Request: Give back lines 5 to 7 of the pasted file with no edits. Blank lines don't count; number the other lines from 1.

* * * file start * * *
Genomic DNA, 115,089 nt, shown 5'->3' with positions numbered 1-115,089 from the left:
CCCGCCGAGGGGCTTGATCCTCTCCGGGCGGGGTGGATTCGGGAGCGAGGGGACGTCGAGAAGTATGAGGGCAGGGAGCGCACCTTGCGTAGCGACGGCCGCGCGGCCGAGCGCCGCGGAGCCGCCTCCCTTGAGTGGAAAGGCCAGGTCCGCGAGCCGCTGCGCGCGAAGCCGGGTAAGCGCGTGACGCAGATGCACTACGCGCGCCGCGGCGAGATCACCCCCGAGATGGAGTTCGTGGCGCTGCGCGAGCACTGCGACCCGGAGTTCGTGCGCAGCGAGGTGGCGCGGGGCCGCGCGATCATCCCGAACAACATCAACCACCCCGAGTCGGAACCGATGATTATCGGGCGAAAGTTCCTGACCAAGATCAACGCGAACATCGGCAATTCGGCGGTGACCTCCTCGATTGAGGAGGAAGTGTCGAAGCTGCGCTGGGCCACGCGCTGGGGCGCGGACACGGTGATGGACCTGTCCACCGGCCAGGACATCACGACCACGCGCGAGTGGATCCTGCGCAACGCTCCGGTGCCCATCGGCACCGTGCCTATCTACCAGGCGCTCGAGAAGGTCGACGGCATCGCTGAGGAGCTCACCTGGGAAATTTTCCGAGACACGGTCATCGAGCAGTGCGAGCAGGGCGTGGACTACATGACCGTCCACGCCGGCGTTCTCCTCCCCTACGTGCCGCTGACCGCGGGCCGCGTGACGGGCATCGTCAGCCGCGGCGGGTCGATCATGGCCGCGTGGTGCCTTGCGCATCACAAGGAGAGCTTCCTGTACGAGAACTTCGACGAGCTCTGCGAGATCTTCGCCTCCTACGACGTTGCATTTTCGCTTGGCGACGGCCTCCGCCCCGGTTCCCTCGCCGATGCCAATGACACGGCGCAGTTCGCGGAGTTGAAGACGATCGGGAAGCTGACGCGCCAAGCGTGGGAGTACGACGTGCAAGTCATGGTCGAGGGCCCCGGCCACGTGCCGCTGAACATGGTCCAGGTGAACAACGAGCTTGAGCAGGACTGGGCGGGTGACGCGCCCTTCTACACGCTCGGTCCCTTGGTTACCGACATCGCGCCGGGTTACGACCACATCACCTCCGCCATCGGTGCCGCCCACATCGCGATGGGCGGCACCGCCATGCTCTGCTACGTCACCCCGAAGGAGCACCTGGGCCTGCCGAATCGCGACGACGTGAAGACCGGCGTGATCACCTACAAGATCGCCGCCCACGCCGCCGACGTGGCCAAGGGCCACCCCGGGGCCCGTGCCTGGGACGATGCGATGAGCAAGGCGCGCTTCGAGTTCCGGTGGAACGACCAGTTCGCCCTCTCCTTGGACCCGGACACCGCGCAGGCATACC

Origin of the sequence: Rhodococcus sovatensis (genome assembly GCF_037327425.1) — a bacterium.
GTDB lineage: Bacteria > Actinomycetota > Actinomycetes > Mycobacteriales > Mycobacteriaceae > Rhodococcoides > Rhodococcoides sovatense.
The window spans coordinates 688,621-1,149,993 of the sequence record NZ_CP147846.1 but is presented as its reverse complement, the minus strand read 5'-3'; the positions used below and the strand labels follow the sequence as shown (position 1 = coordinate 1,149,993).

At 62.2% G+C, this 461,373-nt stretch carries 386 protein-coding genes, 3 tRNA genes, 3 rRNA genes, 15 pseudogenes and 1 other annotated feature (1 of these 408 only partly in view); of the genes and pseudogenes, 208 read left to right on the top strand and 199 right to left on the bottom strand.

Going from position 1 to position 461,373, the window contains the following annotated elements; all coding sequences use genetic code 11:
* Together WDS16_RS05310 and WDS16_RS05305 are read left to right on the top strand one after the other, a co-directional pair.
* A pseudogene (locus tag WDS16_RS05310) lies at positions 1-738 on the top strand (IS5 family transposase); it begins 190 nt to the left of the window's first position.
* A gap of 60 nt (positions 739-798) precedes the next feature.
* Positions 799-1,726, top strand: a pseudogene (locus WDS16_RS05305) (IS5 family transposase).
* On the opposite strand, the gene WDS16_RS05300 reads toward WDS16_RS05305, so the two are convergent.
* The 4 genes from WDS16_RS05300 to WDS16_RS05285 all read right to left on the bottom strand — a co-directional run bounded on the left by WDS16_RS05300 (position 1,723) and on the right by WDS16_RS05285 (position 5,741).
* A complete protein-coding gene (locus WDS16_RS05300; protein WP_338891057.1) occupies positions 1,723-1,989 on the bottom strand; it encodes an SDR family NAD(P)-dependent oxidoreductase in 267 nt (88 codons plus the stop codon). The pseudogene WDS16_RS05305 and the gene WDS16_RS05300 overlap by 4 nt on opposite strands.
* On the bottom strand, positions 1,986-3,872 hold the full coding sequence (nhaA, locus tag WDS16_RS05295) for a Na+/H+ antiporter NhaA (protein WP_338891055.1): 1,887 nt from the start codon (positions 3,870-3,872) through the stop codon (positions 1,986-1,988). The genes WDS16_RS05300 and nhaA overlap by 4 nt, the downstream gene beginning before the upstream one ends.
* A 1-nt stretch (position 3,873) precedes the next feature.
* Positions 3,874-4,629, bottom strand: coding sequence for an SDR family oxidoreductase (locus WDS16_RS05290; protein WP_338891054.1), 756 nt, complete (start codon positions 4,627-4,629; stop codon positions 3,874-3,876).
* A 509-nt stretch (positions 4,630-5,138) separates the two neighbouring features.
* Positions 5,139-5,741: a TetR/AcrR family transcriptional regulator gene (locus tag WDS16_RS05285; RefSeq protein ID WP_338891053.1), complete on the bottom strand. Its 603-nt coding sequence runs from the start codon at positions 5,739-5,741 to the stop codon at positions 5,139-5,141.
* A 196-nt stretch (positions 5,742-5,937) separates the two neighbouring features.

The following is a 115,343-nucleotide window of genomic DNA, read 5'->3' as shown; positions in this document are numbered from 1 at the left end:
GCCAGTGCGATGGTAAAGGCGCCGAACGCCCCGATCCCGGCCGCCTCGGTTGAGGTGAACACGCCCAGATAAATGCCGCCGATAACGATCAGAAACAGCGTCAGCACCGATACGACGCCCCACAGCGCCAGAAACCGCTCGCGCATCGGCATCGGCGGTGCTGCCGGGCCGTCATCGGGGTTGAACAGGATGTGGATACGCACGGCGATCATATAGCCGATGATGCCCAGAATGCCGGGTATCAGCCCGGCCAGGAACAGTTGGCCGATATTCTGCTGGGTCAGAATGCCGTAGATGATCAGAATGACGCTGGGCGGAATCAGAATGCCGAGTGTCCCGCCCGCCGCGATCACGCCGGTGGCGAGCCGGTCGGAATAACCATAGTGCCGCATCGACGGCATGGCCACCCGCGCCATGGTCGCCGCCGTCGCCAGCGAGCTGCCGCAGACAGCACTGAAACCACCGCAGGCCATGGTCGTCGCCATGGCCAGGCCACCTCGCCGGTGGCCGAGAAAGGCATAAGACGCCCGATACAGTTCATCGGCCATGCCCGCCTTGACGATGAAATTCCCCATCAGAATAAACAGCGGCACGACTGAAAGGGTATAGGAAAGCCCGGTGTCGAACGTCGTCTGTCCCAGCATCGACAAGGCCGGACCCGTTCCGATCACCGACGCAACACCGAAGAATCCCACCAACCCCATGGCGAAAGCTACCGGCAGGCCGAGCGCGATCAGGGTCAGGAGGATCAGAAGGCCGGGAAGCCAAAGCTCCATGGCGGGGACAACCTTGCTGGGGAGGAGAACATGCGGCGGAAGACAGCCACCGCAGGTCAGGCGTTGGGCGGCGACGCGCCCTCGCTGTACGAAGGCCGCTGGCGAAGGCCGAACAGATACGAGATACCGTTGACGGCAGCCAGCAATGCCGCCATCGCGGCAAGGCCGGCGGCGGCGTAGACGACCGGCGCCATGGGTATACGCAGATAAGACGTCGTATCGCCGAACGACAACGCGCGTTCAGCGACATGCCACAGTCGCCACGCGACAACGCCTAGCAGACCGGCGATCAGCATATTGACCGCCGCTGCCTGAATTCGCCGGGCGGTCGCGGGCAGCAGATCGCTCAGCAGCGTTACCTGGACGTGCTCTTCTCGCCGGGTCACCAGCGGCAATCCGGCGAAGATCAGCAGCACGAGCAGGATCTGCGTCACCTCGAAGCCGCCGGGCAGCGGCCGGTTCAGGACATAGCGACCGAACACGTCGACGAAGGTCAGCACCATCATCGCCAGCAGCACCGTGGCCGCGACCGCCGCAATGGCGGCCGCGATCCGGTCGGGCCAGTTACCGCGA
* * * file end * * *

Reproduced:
The window spans coordinates 688,621-1,149,993 of the sequence record NZ_CP147846.1 but is presented as its reverse complement, the minus strand read 5'-3'; the positions used below and the strand labels follow the sequence as shown (position 1 = coordinate 1,149,993).

At 62.2% G+C, this 461,373-nt stretch carries 386 protein-coding genes, 3 tRNA genes, 3 rRNA genes, 15 pseudogenes and 1 other annotated feature (1 of these 408 only partly in view); of the genes and pseudogenes, 208 read left to right on the top strand and 199 right to left on the bottom strand.

Going from position 1 to position 461,373, the window contains the following annotated elements; all coding sequences use genetic code 11: